According to the World Health Organisation, glaucoma is the second leading cause of blindness in the world, and the leading cause of irreversible blindness.



What Is Glaucoma?


Glaucoma is an eye disease affecting the optic nerve – this connects the eye to the brain.


It usually occurs when the pressure in your eye increases. This can happen when eye fluid doesn’t circulate normally in the front part of the eye. If the drain at the back of the eye is blocked, fluid builds up and

causes increased pressure, causing glaucoma.


The exact cause of this blockage is unknown, but doctors do know that it can be inherited, meaning it is passed from parents to children.


When the fluid pressure in the eye is too high, damage occurs to the sensitive optic nerve. Without treatment, the high eye pressure associated with glaucoma can cause total permanent blindness within a few years.


Secondary glaucoma can develop as a result of other conditions, such as eye injuries, infection, cataracts, diabetes and inflammation of the eye, or the use of certain medications (particularly those containing steroids).



Who Can Get Glaucoma?


Around 3% of Australian adults probably have glaucoma, but only half of these people actually know they have it.


Anyone can develop glaucoma, but some people have a higher risk. You are at risk if you:


  • Have a family history of glaucoma – in fact immediate family members of those with glaucoma have a ten times higher risk of developing glaucoma themselves


  • Are aged 40 years or over


•Are short-sighted •Have diabetes

  • Have had a serious eye injury


  • Have used steroid treatment over an extended period


•Have hypertension.



What Are The Symptoms Of




The most common type of glaucoma – open-angle glaucoma – develops gradually over time. For most people, the symptoms are mild or even absent in the early stages, so it usually goes undetected. The first sign of glaucoma is often the loss of peripheral or side vision, which can go unnoticed until late in the disease.


Occasionally, intraocular pressure can rise to severe levels. In these cases, sudden eye pain, headache, tunnel vision, blurred vision, sudden vision loss, or the appearance of halos around lights are symptoms that require immediate medical care.



If There Are No Symptoms, How


Will I Know If I Have It?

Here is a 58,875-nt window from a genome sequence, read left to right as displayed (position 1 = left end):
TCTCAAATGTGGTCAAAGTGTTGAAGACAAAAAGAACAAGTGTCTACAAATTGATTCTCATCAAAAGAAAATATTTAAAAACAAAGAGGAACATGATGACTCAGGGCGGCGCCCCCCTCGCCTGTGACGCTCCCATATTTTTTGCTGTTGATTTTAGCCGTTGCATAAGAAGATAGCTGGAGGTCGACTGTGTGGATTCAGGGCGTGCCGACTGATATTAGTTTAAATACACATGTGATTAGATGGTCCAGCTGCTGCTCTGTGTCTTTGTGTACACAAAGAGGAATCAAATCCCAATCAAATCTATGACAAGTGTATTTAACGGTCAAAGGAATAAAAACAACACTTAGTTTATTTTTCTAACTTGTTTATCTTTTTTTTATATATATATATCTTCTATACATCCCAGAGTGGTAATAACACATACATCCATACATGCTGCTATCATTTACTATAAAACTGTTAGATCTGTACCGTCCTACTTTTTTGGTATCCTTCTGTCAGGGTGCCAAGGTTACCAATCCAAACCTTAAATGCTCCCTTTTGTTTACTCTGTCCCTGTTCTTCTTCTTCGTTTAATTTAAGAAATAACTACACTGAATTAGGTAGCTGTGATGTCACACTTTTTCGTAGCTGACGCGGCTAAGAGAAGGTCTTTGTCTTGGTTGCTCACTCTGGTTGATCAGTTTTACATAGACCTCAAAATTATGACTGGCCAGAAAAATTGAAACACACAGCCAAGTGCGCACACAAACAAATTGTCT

Diagnosing glaucoma


Glaucoma is a disease that is difficult to diagnose, as there is no single test that confirms the diagnosis. Usually the first noticeable sign is when an individual



experiences loss of peripheral vision – but by this stage up to 70% of neurons have already been irreversibly damaged. Thus, glaucoma is known as "the sneak thief of vision".


Early detection of glaucoma is vital to protect your sight. And with no symptoms or pain from the increased pressure, it is important to see your eye doctor (either an optometrist or an ophthalmologist) regularly.


Glaucoma is detected through a comprehensive eye exam that includes the following:


  • Visual acuity test – an eye chart test is used to measure how well you see at various distances.


  • Visual field test – the perimetry test is used to check the sensitivity of your peripheral (side) vision, where glaucoma strikes first.


  • Eye exam – using an ophthalmoscope (a special magnifying lens), your eye doctor examines your retina and optic nerve for signs of damage. If dilating eye drops are used to widen the pupils, your vision may be blurry for several hours after the exam.


  • Tonometry is the measurement of pressure inside the eye (intraocular pressure).


  • Measurement of the angle where the iris meets the cornea



Can Glaucoma Be Cured?


Unfortunately, no… there is no cure for glaucoma. Instead, glaucoma is treated by reducing the pressure in the eye – with medicated eye drops, laser treatment or surgery. The treatment can slow or stop further visual losses, but it cannot restore vision that is already lost.


So Remember:


Detecting glaucoma early is one very good reason you should have a complete exam with an eye specialist every one to two years – especially if you are over age 40 or have a family history of glaucoma. Save your sight from “the sneak thief of vision”!!


DISCLAIMER: This material contains general information about medical conditions and treatments and is intended for educational purposes only. It does not constitute medical or professional advice, nor should it be used for the purposes of diagnosing or treating any illness. If you have or suspect you may have a health problem, you should consult your local pharmacist or health care provider to obtain professional advice relevant to your specific circumstances.